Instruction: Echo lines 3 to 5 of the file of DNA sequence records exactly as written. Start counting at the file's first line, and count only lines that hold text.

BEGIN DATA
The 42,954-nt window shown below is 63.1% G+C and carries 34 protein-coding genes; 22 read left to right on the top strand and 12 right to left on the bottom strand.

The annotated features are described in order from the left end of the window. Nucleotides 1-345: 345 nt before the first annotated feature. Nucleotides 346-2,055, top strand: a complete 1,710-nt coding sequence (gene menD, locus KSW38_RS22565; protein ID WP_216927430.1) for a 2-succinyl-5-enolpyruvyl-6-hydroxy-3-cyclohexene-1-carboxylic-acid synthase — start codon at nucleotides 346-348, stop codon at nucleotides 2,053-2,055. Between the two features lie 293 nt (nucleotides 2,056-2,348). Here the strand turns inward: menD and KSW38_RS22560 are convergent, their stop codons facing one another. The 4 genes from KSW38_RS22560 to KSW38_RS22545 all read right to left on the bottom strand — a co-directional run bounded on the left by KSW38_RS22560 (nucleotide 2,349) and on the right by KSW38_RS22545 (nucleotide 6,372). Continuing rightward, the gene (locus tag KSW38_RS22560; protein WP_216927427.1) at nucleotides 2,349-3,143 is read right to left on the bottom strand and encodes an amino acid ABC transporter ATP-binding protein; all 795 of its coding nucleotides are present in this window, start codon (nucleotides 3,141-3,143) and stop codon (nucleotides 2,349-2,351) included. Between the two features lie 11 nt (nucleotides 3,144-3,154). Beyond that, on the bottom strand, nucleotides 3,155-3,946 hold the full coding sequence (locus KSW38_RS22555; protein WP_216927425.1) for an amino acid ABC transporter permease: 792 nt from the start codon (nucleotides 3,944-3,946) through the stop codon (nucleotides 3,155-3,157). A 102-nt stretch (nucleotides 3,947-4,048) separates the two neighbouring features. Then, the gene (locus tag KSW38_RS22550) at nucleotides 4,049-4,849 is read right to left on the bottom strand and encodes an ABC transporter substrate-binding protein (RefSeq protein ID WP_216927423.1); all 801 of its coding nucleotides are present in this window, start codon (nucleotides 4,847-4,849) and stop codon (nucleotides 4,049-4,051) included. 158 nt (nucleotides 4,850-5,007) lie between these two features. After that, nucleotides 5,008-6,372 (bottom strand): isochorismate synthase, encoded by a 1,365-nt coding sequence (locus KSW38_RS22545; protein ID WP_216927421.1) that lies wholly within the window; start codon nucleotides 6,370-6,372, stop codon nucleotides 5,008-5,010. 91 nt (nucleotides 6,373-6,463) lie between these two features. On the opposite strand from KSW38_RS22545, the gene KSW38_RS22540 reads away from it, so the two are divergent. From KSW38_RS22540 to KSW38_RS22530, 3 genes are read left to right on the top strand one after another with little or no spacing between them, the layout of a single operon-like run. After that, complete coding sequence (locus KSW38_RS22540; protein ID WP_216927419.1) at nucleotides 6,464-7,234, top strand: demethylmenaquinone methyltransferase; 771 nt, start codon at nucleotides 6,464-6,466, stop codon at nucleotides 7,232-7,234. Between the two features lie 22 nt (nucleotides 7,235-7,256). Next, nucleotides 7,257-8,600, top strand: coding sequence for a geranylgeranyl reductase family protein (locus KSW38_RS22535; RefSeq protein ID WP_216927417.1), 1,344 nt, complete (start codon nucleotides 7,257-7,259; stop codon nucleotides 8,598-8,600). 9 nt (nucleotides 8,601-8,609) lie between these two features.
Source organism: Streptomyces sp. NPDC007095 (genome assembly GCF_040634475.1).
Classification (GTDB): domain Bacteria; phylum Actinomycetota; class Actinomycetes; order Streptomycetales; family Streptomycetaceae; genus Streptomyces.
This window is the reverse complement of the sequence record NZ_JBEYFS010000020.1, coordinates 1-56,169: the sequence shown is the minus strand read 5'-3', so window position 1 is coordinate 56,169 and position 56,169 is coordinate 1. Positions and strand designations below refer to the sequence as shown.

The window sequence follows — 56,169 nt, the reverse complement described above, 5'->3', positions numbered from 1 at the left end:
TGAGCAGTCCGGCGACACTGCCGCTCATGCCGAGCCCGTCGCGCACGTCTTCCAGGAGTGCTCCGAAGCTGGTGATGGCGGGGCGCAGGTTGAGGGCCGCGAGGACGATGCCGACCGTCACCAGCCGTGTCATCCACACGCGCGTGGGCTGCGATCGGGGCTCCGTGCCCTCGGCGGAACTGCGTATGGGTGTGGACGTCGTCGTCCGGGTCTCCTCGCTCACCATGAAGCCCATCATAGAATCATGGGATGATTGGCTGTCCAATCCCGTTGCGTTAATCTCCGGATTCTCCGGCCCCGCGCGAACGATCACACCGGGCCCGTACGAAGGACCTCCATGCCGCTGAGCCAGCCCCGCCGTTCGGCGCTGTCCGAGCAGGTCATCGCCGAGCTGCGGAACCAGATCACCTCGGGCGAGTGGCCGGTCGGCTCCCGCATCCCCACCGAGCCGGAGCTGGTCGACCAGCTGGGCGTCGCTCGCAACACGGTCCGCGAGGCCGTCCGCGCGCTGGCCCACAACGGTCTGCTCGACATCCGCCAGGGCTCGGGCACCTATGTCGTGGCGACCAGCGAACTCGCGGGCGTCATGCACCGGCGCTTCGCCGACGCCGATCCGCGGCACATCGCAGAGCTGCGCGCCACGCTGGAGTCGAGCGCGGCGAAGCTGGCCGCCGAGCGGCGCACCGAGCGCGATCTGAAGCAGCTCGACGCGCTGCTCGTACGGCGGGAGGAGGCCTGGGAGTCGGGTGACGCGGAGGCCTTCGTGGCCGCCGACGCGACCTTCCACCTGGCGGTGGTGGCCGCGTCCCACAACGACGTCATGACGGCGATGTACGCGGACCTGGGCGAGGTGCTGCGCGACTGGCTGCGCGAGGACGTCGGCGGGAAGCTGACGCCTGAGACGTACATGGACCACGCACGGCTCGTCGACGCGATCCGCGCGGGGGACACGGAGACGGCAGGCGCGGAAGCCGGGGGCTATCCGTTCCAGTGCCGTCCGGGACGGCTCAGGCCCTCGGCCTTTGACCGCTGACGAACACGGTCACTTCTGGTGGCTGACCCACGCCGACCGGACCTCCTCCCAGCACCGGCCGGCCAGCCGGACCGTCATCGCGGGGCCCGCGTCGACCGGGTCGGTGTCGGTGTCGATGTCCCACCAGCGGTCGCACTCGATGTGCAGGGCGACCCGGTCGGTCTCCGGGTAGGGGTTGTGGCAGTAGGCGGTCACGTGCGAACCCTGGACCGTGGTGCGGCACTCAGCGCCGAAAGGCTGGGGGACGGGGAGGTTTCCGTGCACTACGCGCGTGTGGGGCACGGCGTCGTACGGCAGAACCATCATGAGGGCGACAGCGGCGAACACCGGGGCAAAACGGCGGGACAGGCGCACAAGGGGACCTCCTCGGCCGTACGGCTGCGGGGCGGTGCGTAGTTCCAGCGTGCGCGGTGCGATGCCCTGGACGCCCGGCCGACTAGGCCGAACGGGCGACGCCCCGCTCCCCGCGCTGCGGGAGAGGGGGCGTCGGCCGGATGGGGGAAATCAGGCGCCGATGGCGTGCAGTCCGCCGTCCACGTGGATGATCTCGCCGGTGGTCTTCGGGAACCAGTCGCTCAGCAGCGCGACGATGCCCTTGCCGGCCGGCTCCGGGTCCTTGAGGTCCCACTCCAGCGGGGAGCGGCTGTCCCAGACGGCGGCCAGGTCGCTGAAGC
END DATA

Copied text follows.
Source organism: Streptomyces sp. NPDC007095 (genome assembly GCF_040634475.1).
Classification (GTDB): domain Bacteria; phylum Actinomycetota; class Actinomycetes; order Streptomycetales; family Streptomycetaceae; genus Streptomyces.
This window is the reverse complement of the sequence record NZ_JBEYFS010000020.1, coordinates 1-56,169: the sequence shown is the minus strand read 5'-3', so window position 1 is coordinate 56,169 and position 56,169 is coordinate 1. Positions and strand designations below refer to the sequence as shown.